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Figure 2 Example of a priority system for COAST
The COAST activated vehicles are allowed to use dedicated lanes (indicated in dark red) at junctions during
congested periods, thereby allowing drivers and their passengers to by-pass traffic jams.  The dedicated lanes
also form part of the LOCI network (see section 4) allowing low profile vehicles the same advantage.
Vehicle manufacturers should be encouraged to equip all their vehicles with an LCC communication and
guidance system to encourage the use of COAST for the purposes of reducing greenhouse gas emissions, air
pollution and traffic congestion. When this is optionally switched on, the driver would be guided with the aid of
satellite navigation and instructions from the LCC computer to pick up and drop off passengers. The computer
calculates the optimum route in terms of time and/or overall cost for the driver and passengers depending upon
the traffic conditions. Route guidance via satellite navigation may eventually become a common option on
vehicles, and tracking systems have already been used for insurance purposes
so it is simply a matter of
modifying and combining these designs with a 2-way communication with the LCC. The LCC could also
identify the location of the passenger from a mobile phone signal so they could be picked up off the street if
The widespread use of COAST in conjunction with appropriately organised surveys on vehicle passenger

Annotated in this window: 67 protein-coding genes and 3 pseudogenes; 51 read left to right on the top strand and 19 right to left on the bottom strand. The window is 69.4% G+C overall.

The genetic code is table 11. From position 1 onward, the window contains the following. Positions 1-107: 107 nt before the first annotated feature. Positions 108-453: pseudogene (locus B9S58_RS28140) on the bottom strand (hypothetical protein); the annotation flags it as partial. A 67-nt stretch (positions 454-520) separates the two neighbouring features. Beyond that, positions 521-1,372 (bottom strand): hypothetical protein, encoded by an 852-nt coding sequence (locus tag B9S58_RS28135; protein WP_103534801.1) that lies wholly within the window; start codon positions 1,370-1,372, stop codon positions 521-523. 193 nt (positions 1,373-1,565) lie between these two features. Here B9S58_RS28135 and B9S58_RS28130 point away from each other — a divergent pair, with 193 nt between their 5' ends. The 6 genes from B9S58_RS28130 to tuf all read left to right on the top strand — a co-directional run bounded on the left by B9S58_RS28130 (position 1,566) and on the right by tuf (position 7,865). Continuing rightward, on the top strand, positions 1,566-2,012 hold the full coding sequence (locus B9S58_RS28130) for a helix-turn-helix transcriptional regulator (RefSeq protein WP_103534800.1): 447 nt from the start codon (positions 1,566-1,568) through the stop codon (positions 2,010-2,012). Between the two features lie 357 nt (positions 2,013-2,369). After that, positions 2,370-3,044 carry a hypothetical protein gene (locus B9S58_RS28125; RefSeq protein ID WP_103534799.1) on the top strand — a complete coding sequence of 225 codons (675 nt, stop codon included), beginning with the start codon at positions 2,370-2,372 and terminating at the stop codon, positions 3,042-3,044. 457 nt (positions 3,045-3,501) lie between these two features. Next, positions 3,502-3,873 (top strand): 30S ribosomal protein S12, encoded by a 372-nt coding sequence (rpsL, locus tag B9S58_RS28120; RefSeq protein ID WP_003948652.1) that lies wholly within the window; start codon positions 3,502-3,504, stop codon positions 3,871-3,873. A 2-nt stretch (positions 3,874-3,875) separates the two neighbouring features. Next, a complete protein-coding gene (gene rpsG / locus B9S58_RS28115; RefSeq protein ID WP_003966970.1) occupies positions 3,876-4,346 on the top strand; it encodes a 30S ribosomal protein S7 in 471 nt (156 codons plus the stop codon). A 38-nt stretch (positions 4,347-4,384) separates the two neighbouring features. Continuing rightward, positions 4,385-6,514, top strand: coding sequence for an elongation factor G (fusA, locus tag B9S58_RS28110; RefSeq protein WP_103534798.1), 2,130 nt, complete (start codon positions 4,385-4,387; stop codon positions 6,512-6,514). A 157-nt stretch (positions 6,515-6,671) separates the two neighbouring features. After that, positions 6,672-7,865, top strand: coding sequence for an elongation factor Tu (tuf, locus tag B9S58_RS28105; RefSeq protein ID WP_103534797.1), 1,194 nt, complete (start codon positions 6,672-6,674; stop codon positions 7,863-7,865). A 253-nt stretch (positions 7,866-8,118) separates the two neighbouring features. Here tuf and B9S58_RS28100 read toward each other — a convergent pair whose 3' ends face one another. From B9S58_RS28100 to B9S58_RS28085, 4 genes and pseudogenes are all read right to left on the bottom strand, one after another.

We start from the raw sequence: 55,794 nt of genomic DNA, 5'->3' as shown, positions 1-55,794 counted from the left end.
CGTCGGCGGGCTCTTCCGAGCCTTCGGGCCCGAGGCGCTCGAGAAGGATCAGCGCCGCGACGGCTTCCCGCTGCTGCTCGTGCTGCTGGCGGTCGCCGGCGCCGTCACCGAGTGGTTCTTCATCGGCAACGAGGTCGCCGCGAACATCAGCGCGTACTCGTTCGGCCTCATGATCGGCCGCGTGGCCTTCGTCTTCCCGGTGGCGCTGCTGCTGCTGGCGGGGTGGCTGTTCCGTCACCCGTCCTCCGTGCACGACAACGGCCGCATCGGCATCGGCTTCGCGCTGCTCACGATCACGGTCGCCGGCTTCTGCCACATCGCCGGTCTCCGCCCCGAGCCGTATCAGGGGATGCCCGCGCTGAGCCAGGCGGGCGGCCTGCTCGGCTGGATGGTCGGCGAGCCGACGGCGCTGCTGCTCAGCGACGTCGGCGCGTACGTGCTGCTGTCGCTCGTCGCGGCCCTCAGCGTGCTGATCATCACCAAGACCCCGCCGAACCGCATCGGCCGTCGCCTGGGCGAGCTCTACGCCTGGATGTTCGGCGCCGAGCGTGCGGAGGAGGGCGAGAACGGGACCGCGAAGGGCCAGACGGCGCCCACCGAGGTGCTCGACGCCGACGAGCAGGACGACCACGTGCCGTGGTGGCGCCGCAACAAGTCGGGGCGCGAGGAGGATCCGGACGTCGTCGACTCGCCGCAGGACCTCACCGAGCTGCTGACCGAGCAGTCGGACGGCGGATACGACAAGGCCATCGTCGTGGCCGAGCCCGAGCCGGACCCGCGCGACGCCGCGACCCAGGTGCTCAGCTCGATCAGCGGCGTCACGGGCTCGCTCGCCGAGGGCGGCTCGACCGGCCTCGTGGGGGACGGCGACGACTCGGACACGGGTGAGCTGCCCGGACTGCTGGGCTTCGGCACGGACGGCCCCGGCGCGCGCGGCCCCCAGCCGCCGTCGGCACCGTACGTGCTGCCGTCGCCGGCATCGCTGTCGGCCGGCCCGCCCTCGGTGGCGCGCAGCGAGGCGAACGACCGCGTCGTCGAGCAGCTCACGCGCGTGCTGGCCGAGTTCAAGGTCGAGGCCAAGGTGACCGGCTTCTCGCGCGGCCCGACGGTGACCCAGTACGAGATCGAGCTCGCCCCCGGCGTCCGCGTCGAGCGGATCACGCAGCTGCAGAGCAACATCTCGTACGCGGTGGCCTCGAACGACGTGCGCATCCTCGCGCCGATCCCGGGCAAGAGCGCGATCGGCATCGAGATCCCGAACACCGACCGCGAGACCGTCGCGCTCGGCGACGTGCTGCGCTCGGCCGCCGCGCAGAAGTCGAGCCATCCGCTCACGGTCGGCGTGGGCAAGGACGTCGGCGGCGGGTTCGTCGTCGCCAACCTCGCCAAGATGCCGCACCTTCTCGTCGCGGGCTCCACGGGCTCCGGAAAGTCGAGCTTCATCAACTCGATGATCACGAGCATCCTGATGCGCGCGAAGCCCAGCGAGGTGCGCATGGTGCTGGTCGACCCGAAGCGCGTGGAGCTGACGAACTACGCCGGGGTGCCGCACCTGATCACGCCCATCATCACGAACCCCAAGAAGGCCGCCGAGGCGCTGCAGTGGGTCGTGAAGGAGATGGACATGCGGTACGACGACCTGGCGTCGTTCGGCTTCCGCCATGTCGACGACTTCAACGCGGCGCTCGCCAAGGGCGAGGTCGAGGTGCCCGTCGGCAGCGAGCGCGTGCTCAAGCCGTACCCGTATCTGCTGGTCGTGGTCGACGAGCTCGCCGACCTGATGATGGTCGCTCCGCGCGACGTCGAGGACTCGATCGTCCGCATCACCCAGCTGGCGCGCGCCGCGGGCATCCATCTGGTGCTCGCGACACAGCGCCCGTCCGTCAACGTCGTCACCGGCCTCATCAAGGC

patronage would allow vehicle CO2 targets to be changed from the metric of emissions per km, to the more
useful and relevant emissions per passenger km.  Local authorities can also make use of this metric when
deciding to operate COAST type services in preference to more conventional public transport systems that
typically operate far below peak efficiency due to the low number of passengers on board.
The effect of low passenger utilisation on public transport efficiency is evident from figures published from the
US Transportation Energy Data Book
which estimates that that transit buses and commuter trains carried only
8.8 and 31.2 passengers on average. As a consequence, cars use 17% less energy per passenger than transit
buses and only 17% more energy per passenger than commuter trains!  This is all the more remarkable
considering that US cars are relatively large in relation to their European counterparts, and almost solely use less
efficient gasoline engines!  It is clear from this, that even in terms of the environmental factors alone a radical
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